- Family History. Risk increases for a woman whose mother, sister, daughter, or two or more close relatives have had the disease. It is important to know their age at the time they were diagnosed.
- Breast Cancer Genes. Some individuals, both women and men, may be born with an alteration in one of two genes that are important for regulating breast cell growth. Individuals who inherit a change in the BRCA1 or BRCA2 gene are at an "inherited" higher risk for breast cancer, and though rare, may pass this alteration on to their children. Scientists estimate that only about 5% - 10% of all breast cancers are due to genetic changes. One out of two women with these changes is likely to develop breast cancer. Women with a family history of breast cancer are encouraged to speak to a genetics counselor to determine the pros and cons of genetic testing.
- Having an early menarche (first period or menstrual bleeding). Women who begin menstruating before age 12 are at increased risk of developing breast cancer. The more menstrual cycles a woman has over her lifetime, the more likely she is to get the disease.
- Having a first pregnancy after age 25 or 35. Although early pregnancies may help lower the chances of getting breast cancer, particularly before the age of 25, these same hormonal changes after age 35 may contribute to the incidence of breast cancer.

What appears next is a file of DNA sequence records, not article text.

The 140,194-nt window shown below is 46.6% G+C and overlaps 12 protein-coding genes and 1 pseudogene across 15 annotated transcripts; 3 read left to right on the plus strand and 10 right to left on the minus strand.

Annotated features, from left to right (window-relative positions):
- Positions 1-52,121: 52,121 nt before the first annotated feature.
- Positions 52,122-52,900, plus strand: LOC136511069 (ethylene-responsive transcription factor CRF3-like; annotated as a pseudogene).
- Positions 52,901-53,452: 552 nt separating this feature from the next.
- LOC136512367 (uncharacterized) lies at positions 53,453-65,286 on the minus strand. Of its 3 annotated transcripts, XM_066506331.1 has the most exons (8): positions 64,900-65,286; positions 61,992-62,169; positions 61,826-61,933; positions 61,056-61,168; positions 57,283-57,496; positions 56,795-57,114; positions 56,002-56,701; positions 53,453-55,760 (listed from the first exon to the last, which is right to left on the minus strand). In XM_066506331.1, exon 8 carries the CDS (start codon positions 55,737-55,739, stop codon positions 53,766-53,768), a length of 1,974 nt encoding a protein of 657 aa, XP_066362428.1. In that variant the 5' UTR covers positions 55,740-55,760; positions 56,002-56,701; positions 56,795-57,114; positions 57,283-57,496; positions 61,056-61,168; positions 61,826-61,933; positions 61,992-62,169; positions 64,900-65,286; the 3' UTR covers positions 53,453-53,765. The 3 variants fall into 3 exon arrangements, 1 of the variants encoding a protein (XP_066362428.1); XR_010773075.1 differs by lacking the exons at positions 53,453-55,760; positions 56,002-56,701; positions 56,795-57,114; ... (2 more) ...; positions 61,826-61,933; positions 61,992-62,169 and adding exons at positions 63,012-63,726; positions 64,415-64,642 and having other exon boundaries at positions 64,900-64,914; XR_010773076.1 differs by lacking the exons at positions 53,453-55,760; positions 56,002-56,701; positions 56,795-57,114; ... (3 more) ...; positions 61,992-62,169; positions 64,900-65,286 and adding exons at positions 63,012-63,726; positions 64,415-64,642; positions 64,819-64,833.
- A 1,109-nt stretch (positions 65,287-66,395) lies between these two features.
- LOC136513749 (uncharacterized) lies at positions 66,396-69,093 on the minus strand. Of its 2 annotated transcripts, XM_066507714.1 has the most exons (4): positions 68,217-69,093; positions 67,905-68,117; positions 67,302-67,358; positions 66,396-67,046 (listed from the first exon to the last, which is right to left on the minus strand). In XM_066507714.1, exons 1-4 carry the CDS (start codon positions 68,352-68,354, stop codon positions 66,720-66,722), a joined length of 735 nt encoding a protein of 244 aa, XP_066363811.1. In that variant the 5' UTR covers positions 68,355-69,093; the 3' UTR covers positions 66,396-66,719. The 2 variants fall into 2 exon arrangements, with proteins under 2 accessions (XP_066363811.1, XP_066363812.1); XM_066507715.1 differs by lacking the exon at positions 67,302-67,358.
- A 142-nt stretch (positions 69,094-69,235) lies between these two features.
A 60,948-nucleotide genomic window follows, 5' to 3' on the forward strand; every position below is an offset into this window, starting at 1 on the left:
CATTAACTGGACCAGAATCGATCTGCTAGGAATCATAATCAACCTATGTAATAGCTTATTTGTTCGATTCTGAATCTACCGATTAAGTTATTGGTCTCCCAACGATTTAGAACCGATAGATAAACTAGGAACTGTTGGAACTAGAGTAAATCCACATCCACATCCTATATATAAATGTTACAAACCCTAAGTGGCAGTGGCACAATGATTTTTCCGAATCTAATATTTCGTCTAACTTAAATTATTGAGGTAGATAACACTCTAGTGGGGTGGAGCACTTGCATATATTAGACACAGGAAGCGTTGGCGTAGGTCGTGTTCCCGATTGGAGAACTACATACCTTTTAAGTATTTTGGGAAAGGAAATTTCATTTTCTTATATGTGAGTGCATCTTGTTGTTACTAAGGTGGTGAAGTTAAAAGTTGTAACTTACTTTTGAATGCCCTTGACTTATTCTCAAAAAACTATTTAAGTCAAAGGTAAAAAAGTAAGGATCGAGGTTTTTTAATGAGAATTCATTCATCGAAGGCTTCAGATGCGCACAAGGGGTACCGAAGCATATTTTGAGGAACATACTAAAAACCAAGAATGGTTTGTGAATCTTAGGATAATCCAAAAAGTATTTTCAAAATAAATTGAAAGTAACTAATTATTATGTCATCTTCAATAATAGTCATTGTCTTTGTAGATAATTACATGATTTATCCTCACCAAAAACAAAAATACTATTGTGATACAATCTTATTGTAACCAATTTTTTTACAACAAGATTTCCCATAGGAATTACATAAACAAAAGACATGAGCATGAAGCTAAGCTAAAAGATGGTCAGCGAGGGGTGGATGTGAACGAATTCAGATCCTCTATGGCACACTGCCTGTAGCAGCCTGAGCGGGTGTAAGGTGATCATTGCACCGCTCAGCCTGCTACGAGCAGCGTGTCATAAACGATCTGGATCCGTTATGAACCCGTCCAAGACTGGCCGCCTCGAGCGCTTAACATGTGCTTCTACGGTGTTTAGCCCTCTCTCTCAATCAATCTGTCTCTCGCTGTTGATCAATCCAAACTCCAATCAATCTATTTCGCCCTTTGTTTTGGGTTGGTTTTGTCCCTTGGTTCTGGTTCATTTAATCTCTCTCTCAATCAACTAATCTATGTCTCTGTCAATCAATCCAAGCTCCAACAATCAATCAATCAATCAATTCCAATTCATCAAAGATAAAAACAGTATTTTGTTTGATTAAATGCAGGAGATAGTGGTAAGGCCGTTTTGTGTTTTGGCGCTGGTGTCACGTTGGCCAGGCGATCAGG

- Having no children. Women who experience continuous menstrual cycles until menopause are at a higher than average risk.
- Use of Hormone Replacement Therapy (HRT). Based on the Women's Health Initiative Study (2002), women appear to have an increased risk of breast cancer while on HRT and a short time thereafter, compared to those who never used postmenopausal HRT. (Study of 16,000 healthy postmenopausal women aged 50-79 who were taking estrogen plus progestin as HRT, or a placebo an inactive pill).
- Use of Oral Contraceptives (OCs) and Breast Cancer. Current or former use of OCs among women ages 35 to 64 did not significantly increase the risk of breast cancer. The findings were similar for Caucasian and African-American women. Data also show that former OC use does not increase the risk of breast cancer later in life.
- Decrease your daily fat intake - especially saturated or hydrogenated fats. Eat leaner meats and limit red meat. Reducing your fat intake helps prevent other health problems such as heart disease and stroke and may reduce your chance of developing breast and colon cancers.
- Increase fiber in your diet. Fiber is found in whole grains, vegetables, and fruits. This type of diet is beneficial for your heart and can help prevent other cancers such as colon cancer.